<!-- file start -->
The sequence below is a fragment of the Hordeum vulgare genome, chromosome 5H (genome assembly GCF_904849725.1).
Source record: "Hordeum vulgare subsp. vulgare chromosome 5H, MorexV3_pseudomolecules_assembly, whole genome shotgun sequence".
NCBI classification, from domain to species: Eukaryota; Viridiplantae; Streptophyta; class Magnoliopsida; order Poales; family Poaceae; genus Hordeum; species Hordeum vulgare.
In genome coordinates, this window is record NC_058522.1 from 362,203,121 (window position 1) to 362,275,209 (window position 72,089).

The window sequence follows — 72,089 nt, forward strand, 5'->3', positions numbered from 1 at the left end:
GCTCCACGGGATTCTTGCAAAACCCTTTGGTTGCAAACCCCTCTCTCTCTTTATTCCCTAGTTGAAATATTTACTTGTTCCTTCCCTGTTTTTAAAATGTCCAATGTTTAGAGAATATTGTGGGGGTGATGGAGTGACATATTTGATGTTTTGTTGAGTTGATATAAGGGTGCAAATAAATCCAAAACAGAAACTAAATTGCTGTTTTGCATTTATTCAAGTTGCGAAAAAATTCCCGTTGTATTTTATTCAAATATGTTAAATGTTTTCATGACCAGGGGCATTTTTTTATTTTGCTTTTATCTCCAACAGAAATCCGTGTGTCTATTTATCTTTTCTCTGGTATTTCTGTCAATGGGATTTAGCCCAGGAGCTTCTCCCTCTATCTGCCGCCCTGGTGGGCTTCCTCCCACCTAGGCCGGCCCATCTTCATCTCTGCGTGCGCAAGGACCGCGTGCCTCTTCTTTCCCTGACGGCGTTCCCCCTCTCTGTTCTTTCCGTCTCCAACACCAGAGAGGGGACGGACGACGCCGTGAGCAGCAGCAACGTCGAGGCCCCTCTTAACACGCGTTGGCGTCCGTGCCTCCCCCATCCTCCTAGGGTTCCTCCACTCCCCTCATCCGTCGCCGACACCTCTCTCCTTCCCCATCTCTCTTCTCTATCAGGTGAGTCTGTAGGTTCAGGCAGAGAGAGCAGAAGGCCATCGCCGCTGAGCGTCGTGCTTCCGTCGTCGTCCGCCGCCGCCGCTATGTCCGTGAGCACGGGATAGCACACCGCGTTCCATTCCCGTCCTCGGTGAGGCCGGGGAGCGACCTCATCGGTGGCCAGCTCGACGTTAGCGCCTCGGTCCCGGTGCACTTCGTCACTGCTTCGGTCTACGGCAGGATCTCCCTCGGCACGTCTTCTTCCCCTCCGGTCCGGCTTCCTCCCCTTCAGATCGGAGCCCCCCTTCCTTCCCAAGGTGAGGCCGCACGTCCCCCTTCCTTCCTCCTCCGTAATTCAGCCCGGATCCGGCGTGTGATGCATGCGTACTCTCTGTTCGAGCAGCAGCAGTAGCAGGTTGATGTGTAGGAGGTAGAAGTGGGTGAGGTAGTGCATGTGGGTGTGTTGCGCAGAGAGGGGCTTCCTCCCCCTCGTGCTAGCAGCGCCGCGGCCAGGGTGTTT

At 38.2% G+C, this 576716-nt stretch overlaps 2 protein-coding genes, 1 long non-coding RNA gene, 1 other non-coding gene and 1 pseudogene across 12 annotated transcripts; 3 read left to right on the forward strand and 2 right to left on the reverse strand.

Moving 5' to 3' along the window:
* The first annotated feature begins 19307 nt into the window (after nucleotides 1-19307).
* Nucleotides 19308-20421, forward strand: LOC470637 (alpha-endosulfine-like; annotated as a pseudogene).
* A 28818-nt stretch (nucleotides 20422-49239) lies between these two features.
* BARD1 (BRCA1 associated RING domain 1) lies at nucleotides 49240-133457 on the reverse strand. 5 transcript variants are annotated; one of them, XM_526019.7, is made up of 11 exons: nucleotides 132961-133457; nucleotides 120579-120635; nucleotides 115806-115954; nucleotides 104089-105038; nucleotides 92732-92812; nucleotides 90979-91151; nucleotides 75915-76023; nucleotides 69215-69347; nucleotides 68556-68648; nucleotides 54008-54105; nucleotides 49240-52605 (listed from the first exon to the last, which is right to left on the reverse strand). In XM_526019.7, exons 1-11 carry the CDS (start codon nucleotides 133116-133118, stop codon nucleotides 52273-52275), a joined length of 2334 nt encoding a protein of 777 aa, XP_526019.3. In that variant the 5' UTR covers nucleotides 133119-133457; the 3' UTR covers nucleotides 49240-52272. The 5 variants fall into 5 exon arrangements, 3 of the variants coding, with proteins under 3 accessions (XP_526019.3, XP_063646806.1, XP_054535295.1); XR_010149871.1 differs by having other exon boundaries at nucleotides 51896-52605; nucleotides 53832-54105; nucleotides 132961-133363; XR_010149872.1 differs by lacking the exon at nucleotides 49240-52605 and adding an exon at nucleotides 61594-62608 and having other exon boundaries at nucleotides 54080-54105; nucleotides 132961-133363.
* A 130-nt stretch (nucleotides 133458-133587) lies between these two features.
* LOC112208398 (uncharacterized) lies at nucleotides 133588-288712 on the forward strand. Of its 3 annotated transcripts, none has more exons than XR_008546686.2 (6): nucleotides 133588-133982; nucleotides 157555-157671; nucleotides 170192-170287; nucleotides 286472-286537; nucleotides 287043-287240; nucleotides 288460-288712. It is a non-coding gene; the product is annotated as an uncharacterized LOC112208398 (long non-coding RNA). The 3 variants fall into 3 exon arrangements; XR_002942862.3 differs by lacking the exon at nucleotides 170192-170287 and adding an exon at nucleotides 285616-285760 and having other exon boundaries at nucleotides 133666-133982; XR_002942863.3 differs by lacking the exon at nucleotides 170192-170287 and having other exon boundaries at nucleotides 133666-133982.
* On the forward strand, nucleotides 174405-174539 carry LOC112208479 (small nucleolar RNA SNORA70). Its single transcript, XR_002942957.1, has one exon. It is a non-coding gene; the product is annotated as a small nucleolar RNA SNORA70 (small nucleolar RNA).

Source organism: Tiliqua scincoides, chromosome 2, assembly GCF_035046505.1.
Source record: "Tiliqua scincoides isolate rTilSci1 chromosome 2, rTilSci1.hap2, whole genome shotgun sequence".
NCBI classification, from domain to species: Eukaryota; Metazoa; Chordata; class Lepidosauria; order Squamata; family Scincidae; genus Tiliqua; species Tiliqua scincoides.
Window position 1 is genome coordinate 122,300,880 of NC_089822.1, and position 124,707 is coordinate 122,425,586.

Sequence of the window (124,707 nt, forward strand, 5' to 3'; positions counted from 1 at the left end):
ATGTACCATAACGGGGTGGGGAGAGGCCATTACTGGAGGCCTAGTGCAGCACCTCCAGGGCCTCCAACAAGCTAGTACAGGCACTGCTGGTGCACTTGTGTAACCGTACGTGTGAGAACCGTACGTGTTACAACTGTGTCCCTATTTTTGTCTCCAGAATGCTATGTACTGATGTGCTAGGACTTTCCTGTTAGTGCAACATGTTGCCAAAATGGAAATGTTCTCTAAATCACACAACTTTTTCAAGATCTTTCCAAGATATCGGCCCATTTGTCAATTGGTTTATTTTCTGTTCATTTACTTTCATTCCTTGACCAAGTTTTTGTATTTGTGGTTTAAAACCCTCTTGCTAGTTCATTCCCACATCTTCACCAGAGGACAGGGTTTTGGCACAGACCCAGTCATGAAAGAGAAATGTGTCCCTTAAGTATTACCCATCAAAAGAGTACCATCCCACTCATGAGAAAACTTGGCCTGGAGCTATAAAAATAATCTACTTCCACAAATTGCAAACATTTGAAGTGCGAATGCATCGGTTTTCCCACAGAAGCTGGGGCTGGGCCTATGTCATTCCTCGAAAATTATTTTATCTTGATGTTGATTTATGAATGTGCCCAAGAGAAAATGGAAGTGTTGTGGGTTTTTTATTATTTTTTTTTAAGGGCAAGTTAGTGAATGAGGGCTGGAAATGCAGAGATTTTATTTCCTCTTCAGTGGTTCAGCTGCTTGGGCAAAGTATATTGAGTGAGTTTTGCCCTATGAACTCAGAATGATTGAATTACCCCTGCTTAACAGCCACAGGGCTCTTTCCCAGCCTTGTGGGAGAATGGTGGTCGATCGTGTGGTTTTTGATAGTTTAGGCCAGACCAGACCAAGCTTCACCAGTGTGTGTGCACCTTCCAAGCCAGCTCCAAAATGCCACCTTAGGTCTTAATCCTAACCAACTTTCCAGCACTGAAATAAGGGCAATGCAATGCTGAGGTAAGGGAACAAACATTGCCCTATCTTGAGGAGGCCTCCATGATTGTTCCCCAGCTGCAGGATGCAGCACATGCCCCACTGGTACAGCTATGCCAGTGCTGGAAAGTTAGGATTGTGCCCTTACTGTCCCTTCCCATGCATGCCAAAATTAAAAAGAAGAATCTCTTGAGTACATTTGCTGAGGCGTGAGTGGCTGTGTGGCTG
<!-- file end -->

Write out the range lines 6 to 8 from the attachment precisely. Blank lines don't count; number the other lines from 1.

GCTCCACGGGATTCTTGCAAAACCCTTTGGTTGCAAACCCCTCTCTCTCTTTATTCCCTAGTTGAAATATTTACTTGTTCCTTCCCTGTTTTTAAAATGTCCAATGTTTAGAGAATATTGTGGGGGTGATGGAGTGACATATTTGATGTTTTGTTGAGTTGATATAAGGGTGCAAATAAATCCAAAACAGAAACTAAATTGCTGTTTTGCATTTATTCAAGTTGCGAAAAAATTCCCGTTGTATTTTATTCAAATATGTTAAATGTTTTCATGACCAGGGGCATTTTTTTATTTTGCTTTTATCTCCAACAGAAATCCGTGTGTCTATTTATCTTTTCTCTGGTATTTCTGTCAATGGGATTTAGCCCAGGAGCTTCTCCCTCTATCTGCCGCCCTGGTGGGCTTCCTCCCACCTAGGCCGGCCCATCTTCATCTCTGCGTGCGCAAGGACCGCGTGCCTCTTCTTTCCCTGACGGCGTTCCCCCTCTCTGTTCTTTCCGTCTCCAACACCAGAGAGGGGACGGACGACGCCGTGAGCAGCAGCAACGTCGAGGCCCCTCTTAACACGCGTTGGCGTCCGTGCCTCCCCCATCCTCCTAGGGTTCCTCCACTCCCCTCATCCGTCGCCGACACCTCTCTCCTTCCCCATCTCTCTTCTCTATCAGGTGAGTCTGTAGGTTCAGGCAGAGAGAGCAGAAGGCCATCGCCGCTGAGCGTCGTGCTTCCGTCGTCGTCCGCCGCCGCCGCTATGTCCGTGAGCACGGGATAGCACACCGCGTTCCATTCCCGTCCTCGGTGAGGCCGGGGAGCGACCTCATCGGTGGCCAGCTCGACGTTAGCGCCTCGGTCCCGGTGCACTTCGTCACTGCTTCGGTCTACGGCAGGATCTCCCTCGGCACGTCTTCTTCCCCTCCGGTCCGGCTTCCTCCCCTTCAGATCGGAGCCCCCCTTCCTTCCCAAGGTGAGGCCGCACGTCCCCCTTCCTTCCTCCTCCGTAATTCAGCCCGGATCCGGCGTGTGATGCATGCGTACTCTCTGTTCGAGCAGCAGCAGTAGCAGGTTGATGTGTAGGAGGTAGAAGTGGGTGAGGTAGTGCATGTGGGTGTGTTGCGCAGAGAGGGGCTTCCTCCCCCTCGTGCTAGCAGCGCCGCGGCCAGGGTGTTT

At 38.2% G+C, this 576716-nt stretch overlaps 2 protein-coding genes, 1 long non-coding RNA gene, 1 other non-coding gene and 1 pseudogene across 12 annotated transcripts; 3 read left to right on the forward strand and 2 right to left on the reverse strand.

Moving 5' to 3' along the window: